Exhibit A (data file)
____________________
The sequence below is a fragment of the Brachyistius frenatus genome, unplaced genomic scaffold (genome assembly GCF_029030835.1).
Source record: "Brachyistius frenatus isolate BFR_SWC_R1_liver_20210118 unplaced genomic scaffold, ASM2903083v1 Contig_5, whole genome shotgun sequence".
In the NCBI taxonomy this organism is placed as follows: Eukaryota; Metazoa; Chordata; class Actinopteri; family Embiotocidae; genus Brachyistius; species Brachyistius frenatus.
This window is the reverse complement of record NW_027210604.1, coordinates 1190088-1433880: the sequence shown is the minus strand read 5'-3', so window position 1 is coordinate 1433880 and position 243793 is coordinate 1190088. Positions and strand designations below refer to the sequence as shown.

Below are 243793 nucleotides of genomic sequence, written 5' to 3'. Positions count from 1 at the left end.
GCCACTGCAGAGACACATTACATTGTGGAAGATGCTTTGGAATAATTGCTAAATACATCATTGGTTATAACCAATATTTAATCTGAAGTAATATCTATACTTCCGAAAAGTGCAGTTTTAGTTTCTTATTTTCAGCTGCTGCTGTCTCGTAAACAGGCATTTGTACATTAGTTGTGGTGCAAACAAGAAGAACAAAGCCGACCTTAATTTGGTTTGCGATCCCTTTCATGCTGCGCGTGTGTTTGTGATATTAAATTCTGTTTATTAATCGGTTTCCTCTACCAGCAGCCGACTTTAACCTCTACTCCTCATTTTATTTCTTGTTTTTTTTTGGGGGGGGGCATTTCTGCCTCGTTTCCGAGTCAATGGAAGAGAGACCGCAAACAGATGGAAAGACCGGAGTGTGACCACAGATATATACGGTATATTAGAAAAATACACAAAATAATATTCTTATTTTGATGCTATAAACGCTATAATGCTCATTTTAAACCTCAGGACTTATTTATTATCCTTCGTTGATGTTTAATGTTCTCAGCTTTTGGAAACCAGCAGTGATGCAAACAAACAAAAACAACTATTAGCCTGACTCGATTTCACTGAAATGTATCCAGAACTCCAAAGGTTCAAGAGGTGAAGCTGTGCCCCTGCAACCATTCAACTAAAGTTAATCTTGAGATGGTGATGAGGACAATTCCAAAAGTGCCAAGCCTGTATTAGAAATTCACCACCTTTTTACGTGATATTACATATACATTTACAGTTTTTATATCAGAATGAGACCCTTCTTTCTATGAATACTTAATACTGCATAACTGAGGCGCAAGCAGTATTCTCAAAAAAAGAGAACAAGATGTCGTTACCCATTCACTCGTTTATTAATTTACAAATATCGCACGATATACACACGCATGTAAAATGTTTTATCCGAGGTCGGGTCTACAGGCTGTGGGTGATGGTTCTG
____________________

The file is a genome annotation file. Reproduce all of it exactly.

The sequence below is a fragment of the Brachyistius frenatus genome, unplaced genomic scaffold (genome assembly GCF_029030835.1).
Source record: "Brachyistius frenatus isolate BFR_SWC_R1_liver_20210118 unplaced genomic scaffold, ASM2903083v1 Contig_5, whole genome shotgun sequence".
In the NCBI taxonomy this organism is placed as follows: Eukaryota; Metazoa; Chordata; class Actinopteri; family Embiotocidae; genus Brachyistius; species Brachyistius frenatus.
This window is the reverse complement of record NW_027210604.1, coordinates 1190088-1433880: the sequence shown is the minus strand read 5'-3', so window position 1 is coordinate 1433880 and position 243793 is coordinate 1190088. Positions and strand designations below refer to the sequence as shown.

Below are 243793 nucleotides of genomic sequence, written 5' to 3'. Positions count from 1 at the left end.
GCCACTGCAGAGACACATTACATTGTGGAAGATGCTTTGGAATAATTGCTAAATACATCATTGGTTATAACCAATATTTAATCTGAAGTAATATCTATACTTCCGAAAAGTGCAGTTTTAGTTTCTTATTTTCAGCTGCTGCTGTCTCGTAAACAGGCATTTGTACATTAGTTGTGGTGCAAACAAGAAGAACAAAGCCGACCTTAATTTGGTTTGCGATCCCTTTCATGCTGCGCGTGTGTTTGTGATATTAAATTCTGTTTATTAATCGGTTTCCTCTACCAGCAGCCGACTTTAACCTCTACTCCTCATTTTATTTCTTGTTTTTTTTTGGGGGGGGGCATTTCTGCCTCGTTTCCGAGTCAATGGAAGAGAGACCGCAAACAGATGGAAAGACCGGAGTGTGACCACAGATATATACGGTATATTAGAAAAATACACAAAATAATATTCTTATTTTGATGCTATAAACGCTATAATGCTCATTTTAAACCTCAGGACTTATTTATTATCCTTCGTTGATGTTTAATGTTCTCAGCTTTTGGAAACCAGCAGTGATGCAAACAAACAAAAACAACTATTAGCCTGACTCGATTTCACTGAAATGTATCCAGAACTCCAAAGGTTCAAGAGGTGAAGCTGTGCCCCTGCAACCATTCAACTAAAGTTAATCTTGAGATGGTGATGAGGACAATTCCAAAAGTGCCAAGCCTGTATTAGAAATTCACCACCTTTTTACGTGATATTACATATACATTTACAGTTTTTATATCAGAATGAGACCCTTCTTTCTATGAATACTTAATACTGCATAACTGAGGCGCAAGCAGTATTCTCAAAAAAAGAGAACAAGATGTCGTTACCCATTCACTCGTTTATTAATTTACAAATATCGCACGATATACACACGCATGTAAAATGTTTTATCCGAGGTCGGGTCTACAGGCTGTGGGTGATGGTTCTG